Welfare contract at new Family Unit awarded, as Tinsley gets ready to hold children once more
Comment – Government awards contract for welfare services in Tinsley House Family Unit to G4S
The appointment of G4S as the new welfare provider at Tinsley House Family Unit when it opens later this year, detaining families with children before their removal from the UK, raises serious questions about the Government's duty of care to the most vulnerable.
Last year, the closure of Cedars Pre-Departure Accommodation and the news that families and children would instead be held at Tinsley House detention centre, near Gatwick airport, was met with widespread criticism from civil society and children’s charities, including from Barnardo's, who had previously delivered welfare services at Cedars. The move was heralded as a retrograde step after the commitments made by the coalition government to end the detention of children, in May 2010.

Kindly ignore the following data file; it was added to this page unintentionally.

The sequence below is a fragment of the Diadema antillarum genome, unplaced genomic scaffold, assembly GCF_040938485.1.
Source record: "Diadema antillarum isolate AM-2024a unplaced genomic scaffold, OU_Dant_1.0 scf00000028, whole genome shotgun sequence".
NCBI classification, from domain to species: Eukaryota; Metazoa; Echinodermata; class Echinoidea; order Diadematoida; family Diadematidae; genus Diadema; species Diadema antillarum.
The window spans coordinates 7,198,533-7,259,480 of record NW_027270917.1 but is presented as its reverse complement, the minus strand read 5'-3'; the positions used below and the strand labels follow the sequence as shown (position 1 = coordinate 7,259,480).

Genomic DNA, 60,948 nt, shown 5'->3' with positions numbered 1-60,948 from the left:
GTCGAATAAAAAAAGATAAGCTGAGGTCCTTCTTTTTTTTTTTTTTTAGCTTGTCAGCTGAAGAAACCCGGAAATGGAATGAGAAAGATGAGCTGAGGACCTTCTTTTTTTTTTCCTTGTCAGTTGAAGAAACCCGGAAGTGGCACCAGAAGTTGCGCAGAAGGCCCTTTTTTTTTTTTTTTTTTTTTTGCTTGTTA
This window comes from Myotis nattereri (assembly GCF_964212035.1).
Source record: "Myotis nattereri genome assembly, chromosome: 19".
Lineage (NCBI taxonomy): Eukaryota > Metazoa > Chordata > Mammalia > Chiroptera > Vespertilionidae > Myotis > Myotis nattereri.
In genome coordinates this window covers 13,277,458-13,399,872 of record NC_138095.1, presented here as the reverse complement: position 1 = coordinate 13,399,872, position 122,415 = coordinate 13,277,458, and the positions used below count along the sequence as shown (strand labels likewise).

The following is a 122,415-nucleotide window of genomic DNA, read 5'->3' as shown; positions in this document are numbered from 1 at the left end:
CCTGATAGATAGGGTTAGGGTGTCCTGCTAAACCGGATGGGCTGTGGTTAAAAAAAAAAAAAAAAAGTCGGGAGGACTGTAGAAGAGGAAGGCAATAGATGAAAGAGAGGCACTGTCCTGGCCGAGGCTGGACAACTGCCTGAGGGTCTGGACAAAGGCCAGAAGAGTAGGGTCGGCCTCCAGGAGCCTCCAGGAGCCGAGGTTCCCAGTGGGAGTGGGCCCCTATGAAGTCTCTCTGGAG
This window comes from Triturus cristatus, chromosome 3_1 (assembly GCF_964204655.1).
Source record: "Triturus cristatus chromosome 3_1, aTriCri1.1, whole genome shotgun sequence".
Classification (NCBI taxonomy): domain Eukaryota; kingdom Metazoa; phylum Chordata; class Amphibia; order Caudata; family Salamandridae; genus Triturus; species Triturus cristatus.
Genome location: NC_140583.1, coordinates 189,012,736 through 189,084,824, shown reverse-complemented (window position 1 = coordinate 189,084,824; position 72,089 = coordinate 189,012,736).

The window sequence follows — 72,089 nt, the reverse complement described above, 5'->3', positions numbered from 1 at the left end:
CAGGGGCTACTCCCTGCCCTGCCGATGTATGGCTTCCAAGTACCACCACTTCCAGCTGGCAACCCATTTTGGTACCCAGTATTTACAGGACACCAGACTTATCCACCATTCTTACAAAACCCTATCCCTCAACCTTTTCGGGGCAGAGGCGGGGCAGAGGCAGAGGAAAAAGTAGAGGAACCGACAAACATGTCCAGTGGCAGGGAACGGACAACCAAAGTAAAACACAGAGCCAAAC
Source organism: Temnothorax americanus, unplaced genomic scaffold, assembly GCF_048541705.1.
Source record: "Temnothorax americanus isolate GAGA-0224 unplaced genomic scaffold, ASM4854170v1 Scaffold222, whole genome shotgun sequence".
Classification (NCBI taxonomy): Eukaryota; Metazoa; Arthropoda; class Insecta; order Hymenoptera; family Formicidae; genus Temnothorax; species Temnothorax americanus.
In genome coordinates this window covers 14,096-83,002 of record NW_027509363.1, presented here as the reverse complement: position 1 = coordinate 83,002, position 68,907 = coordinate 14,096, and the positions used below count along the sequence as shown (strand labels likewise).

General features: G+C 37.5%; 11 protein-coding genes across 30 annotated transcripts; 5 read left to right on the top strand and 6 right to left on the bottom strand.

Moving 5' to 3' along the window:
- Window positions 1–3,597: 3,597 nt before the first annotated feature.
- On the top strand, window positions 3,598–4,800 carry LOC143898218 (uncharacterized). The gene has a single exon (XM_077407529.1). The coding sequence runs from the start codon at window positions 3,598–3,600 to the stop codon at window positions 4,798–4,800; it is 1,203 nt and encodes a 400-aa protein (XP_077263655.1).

While the numbers of children held for immigration purposes has declined significantly since 2010, there is almost universal consensus that detention is never in the best interests of the child, and as such the opening of pre-departure accommodation within the grounds of a detention centre is an extremely worrying development. AVID believes that children should never be held behind bars for immigration purposes.
The award of this contract comes in the same week as the government has backtracked on its promise to accept child refugees under the Dubs Amendment, and only a year after commitments were made to reduce the numbers of vulnerable people in UK detention centres.
AVID is deeply concerned by these developments, coming shortly after the publication of new policy guidance to reduce the numbers of vulnerable people in detention. It is unclear what type of welfare services will be provided in the new facility.
Ali McGinley, Director, said: “Children are arguably the most vulnerable of all, and at a time when the damage caused by immigration detention is now widely recognised, it is difficult to comprehend why children will now once again be held behind bars, at a hugely sensitive and difficult time, in an environment completely at odds with their welfare needs. This seems incompatible with the detention reform agenda and the commitments made in January 2016 to reduce the detention of vulnerable people”.